Breastfeeding peer support is considered an important intervention for supporting women with breastfeeding and is recommended by the World Health Organisation, by NICE, and by UNICEF UK. The evidence for breastfeeding peer support in a UK context is mixed, UK experimental studies have tended to show little or no impact on breastfeeding rates. As Dr Gill Thomson (UCLAN) and I have discussed, are lots of reasons why that might be, these include poor intervention design and implementation failure under experimental conditions (Thomson and Trickey, 2013; Trickey 2013).

Some lessons for peer support design

Earlier this year we published a realist review of breastfeeding peer support interventions (Trickey, Thomson, Grant et al, 2018). We identified some key lessons for design. For example, we found intervention goals need to have a good fit with the goals of mothers, that the intervention needs to be linked into existing health care systems, that help won’t reach many mothers unless it is proactive and for UK mothers it needs to come soon after the birth, that peers need to be confident and friendly for mothers to feel comfortable, that relationships need to need to be warm and affirming, that peers supporters themselves need to feel valued, and the intervention needs to enhance rather than displace existing care.

But we also need think about peer support in the bigger picture…

The UK has one of the lowest breastfeeding rates in the world, and there are big differences in rates at area level depending on level of deprivation. Our review found that we need to develop better ideas about how changes in attitudes and behaviours happen at the level of a whole community. We concluded,

“In the absence of overarching theories of change for infant feeding behaviour at community level, it is difficult for intervention planners to target breastfeeding peer support interventions to maximum benefit”.

So, what is the longer term objective for society? And what needs to happen, where, why and for whom and in what order to meet that goal? Should the focus be on encouraging getting more mothers to initiate breastfeeding, or on helping mothers to continue for as long as they want? Should interventions pay more attention to the needs of mothers using formula milk, whose babies are most at risk of infection? Should we be measuring breastfeeding rates, or should we be considering women’s experiences or changes in wider societal knowledge and attitudes as a way of measuring ‘success’?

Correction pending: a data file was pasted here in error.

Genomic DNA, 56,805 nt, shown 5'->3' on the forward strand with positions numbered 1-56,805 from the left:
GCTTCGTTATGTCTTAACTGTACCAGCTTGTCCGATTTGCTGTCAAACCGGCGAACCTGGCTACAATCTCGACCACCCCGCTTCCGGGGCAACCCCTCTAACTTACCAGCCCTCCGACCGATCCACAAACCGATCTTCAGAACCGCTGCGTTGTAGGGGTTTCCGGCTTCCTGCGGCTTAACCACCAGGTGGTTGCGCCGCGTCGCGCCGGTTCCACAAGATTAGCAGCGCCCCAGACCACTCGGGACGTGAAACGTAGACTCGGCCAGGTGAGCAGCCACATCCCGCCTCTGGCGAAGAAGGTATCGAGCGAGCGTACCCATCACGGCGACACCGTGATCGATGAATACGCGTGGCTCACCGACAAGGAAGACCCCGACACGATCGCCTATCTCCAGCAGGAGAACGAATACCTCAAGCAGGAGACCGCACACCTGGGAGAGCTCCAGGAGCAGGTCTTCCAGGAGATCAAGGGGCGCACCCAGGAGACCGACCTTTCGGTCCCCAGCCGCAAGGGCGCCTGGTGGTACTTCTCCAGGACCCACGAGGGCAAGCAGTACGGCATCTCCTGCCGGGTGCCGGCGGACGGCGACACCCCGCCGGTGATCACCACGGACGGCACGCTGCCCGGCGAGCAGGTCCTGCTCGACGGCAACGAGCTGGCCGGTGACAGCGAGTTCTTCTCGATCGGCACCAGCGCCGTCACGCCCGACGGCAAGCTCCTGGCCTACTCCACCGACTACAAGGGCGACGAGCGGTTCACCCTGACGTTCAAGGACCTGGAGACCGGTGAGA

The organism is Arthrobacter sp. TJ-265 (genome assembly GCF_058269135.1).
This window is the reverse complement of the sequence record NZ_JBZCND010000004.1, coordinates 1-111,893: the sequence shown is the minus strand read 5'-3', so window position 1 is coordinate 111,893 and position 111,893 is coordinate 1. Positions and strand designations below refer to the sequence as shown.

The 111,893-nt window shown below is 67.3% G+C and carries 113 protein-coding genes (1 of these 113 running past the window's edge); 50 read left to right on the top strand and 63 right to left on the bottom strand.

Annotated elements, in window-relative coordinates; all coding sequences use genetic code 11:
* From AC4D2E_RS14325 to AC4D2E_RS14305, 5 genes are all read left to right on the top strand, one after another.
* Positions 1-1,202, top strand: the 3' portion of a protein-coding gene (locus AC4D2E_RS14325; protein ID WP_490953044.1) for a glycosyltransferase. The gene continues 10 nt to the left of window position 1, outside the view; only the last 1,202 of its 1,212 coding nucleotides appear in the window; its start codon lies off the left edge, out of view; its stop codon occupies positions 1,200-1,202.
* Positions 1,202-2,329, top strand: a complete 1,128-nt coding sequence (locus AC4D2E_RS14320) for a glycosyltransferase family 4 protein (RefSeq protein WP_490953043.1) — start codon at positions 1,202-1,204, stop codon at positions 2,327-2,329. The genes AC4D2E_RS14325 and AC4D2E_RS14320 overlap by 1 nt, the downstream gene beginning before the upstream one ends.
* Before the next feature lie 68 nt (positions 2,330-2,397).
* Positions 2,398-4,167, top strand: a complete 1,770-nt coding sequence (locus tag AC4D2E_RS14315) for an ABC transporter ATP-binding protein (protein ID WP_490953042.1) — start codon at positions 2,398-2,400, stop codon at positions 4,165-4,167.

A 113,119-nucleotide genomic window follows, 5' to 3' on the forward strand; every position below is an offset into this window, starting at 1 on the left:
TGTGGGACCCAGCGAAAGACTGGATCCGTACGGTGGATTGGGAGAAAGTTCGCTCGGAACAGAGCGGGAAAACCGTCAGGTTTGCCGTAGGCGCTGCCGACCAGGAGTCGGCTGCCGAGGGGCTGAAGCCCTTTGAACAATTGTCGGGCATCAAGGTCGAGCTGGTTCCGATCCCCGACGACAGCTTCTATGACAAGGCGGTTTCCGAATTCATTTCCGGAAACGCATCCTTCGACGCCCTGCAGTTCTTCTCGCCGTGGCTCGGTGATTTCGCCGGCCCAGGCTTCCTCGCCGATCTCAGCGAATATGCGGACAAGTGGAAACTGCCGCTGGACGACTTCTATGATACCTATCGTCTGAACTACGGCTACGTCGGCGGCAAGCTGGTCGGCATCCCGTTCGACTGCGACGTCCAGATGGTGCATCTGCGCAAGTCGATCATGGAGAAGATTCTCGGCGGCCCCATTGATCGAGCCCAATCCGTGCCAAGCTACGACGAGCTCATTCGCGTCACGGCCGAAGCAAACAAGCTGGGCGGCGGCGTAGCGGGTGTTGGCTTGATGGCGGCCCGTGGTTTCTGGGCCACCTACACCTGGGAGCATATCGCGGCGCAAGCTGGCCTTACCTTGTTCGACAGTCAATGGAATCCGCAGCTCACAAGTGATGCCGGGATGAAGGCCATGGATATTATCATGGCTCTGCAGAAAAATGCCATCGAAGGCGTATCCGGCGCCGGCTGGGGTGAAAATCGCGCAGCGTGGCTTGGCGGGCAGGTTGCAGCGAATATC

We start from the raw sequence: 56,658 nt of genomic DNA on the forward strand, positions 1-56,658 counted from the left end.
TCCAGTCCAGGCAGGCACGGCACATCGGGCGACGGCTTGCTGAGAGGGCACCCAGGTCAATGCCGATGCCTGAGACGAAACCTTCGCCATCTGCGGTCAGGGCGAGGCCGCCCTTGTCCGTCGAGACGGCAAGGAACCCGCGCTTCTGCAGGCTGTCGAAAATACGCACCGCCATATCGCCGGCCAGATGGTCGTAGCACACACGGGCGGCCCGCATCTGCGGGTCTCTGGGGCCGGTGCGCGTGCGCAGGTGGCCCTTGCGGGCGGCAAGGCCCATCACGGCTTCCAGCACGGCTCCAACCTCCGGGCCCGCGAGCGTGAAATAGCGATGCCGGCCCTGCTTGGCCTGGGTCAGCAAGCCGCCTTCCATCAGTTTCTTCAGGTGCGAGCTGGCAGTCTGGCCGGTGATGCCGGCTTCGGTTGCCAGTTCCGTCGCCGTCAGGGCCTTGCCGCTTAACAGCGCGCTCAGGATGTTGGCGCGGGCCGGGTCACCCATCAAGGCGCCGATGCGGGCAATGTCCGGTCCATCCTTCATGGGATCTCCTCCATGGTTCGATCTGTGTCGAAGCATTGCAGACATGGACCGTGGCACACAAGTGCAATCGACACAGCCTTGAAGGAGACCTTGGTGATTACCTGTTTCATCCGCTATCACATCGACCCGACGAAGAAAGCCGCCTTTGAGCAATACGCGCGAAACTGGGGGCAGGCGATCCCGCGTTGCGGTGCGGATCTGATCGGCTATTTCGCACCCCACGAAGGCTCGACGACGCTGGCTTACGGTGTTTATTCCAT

What else do peer supporters do?

We need to get smarter at understanding how peer support interventions can contribute to delivering the kind of big community-level changes that we will need in the UK if we are to ensure that all women’s decisions are respected and supported and that women who decide to breastfeed have a better time and can meet their feeding goals. This means thinking about all the things that peer supporters do alongside helping individual mothers. We need to develop different sorts of theories and outcome measures which can underpin more holistic, community-focused interventions.

My talk for the BfN conference will draw on findings from my PhD research. This builds on the findings of our review, drawing on conversations with groups of parents, peer supporters, health professionals and policy makers to ‘think outside the box’ and consider all the different ways that peer support makes a difference. I conclude that we need to develop interventions that reflect the potential for peer supporters to enhance existing social networks, counteract inadequate existing services, advocate for services, and diffuse attitudes, knowledge and skills within their social networks.

References

Trickey, H. 2013. Peer support for breastfeeding continuation: an overview of researchPerspective – NCT’s journal on preparing parents for birth and early parenthood (21), pp. 15-20.

Thomson, G. and Trickey, H. 2013. What works for breastfeeding peer support – time to get realEuropean Medical Journal: Gynaecology and Obstetrics 2013(1), pp. 15-22.

Trickey, H.et al. 2018. A realist review of one‐to‐one breastfeeding peer support experiments conducted in developed country settingsMaternal and Child Nutrition 14(1), article number: e12559. (10.1111/mcn.12559)